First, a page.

– A Hero Sits Next Door. This one introduces my personal hero, Patrick Warburton, as Joe Swanson, the badass, Steven Seagal-loving cop who lives next door and happens to be in a wheelchair. Peter signs him up for the company softball team as a ringer, and soon gets insanely jealous of the handy-capable Joe. In order to win the respect of the town again, Peter decides to help foil a bank robbery, but of course it goes horribly wrong.

– The Son Also Draws. An insanely offensive episode sees the family getting stuck at an Indian casino on the way to New York and Lois losing the family car due to a gambling problem. Peter figures out that if he were part of the tribe, he’d be entitled to a share of the profits, so he makes up an imaginary past and goes on a vision quest with idiot son Chris (the bizarre but brilliant Seth Green), where he gets inspiration from talking trees and the Fonz. This show is generally remembered most for the “The More You Know” gags at the end where the family members insult every ethnic group possible, and it’s all f*cking hilarious.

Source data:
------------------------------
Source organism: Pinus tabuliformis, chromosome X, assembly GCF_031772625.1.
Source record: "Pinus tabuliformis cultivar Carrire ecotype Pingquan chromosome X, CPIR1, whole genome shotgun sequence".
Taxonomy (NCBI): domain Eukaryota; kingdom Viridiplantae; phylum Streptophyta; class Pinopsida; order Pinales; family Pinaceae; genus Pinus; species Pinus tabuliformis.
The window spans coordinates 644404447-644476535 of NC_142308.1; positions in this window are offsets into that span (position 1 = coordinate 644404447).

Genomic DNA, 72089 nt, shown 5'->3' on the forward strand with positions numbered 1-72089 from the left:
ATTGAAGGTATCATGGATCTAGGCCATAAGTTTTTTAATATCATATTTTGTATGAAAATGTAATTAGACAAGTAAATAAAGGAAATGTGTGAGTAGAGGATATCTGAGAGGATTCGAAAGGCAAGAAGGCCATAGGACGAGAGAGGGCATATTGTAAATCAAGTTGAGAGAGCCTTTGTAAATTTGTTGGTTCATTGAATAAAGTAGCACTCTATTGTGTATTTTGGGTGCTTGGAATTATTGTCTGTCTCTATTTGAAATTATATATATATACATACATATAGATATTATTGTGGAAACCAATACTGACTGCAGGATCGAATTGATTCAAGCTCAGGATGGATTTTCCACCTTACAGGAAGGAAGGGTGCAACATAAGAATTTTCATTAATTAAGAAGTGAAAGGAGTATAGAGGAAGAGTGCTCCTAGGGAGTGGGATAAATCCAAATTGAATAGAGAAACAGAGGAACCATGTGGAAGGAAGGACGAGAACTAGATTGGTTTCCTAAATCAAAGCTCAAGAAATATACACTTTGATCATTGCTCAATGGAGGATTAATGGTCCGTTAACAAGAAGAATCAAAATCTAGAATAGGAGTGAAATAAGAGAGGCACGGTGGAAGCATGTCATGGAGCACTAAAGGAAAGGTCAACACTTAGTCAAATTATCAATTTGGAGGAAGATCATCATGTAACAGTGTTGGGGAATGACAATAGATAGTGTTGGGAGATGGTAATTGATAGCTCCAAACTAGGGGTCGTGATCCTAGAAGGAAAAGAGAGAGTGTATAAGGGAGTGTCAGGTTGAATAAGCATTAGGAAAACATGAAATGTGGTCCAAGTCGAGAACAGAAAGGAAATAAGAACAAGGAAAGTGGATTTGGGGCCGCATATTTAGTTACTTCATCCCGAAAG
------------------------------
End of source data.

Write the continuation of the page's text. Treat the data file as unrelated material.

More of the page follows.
– Brian: Portrait of a Dog. The first of many soul-searching episodes for Brian (the most complex character on the show) sees him conspiring with Peter to win $500 for an air conditioner by acting as a ringer at a dog show, until Peter asks him to beg for a dog treat and he snaps and leaves the family. Things get worse for Brian on the streets, as he’s reduced to begging for booze money and gets put on doggy death row until an impassioned speech (and impassioned bribe) from Peter saves him again. Awesome stuff, as most Brian eps are.